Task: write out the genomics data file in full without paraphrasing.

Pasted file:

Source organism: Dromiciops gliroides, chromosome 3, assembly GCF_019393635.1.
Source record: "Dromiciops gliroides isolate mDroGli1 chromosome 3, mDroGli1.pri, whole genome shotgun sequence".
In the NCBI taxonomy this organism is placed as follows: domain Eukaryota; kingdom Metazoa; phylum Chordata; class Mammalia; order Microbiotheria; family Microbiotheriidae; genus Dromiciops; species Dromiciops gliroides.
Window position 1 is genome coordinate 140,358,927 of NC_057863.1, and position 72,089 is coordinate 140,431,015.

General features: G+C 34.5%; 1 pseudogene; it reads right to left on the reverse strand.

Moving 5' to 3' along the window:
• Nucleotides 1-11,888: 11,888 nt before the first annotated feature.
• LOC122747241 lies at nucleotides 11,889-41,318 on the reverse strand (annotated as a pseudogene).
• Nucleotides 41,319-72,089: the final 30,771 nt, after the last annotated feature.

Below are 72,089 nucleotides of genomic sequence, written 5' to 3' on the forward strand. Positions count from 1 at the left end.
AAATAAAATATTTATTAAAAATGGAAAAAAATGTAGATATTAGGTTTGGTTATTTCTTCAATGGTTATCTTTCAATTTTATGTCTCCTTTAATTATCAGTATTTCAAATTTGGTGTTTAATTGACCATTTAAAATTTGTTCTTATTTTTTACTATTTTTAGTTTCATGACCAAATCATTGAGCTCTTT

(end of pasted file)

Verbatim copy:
Source organism: Dromiciops gliroides, chromosome 3, assembly GCF_019393635.1.
Source record: "Dromiciops gliroides isolate mDroGli1 chromosome 3, mDroGli1.pri, whole genome shotgun sequence".
In the NCBI taxonomy this organism is placed as follows: domain Eukaryota; kingdom Metazoa; phylum Chordata; class Mammalia; order Microbiotheria; family Microbiotheriidae; genus Dromiciops; species Dromiciops gliroides.
Window position 1 is genome coordinate 140,358,927 of NC_057863.1, and position 72,089 is coordinate 140,431,015.

General features: G+C 34.5%; 1 pseudogene; it reads right to left on the reverse strand.

Moving 5' to 3' along the window:
• Nucleotides 1-11,888: 11,888 nt before the first annotated feature.
• LOC122747241 lies at nucleotides 11,889-41,318 on the reverse strand (annotated as a pseudogene).
• Nucleotides 41,319-72,089: the final 30,771 nt, after the last annotated feature.

Below are 72,089 nucleotides of genomic sequence, written 5' to 3' on the forward strand. Positions count from 1 at the left end.
AAATAAAATATTTATTAAAAATGGAAAAAAATGTAGATATTAGGTTTGGTTATTTCTTCAATGGTTATCTTTCAATTTTATGTCTCCTTTAATTATCAGTATTTCAAATTTGGTGTTTAATTGACCATTTAAAATTTGTTCTTATTTTTTACTATTTTTAGTTTCATGACCAAATCATTGAGCTCTTT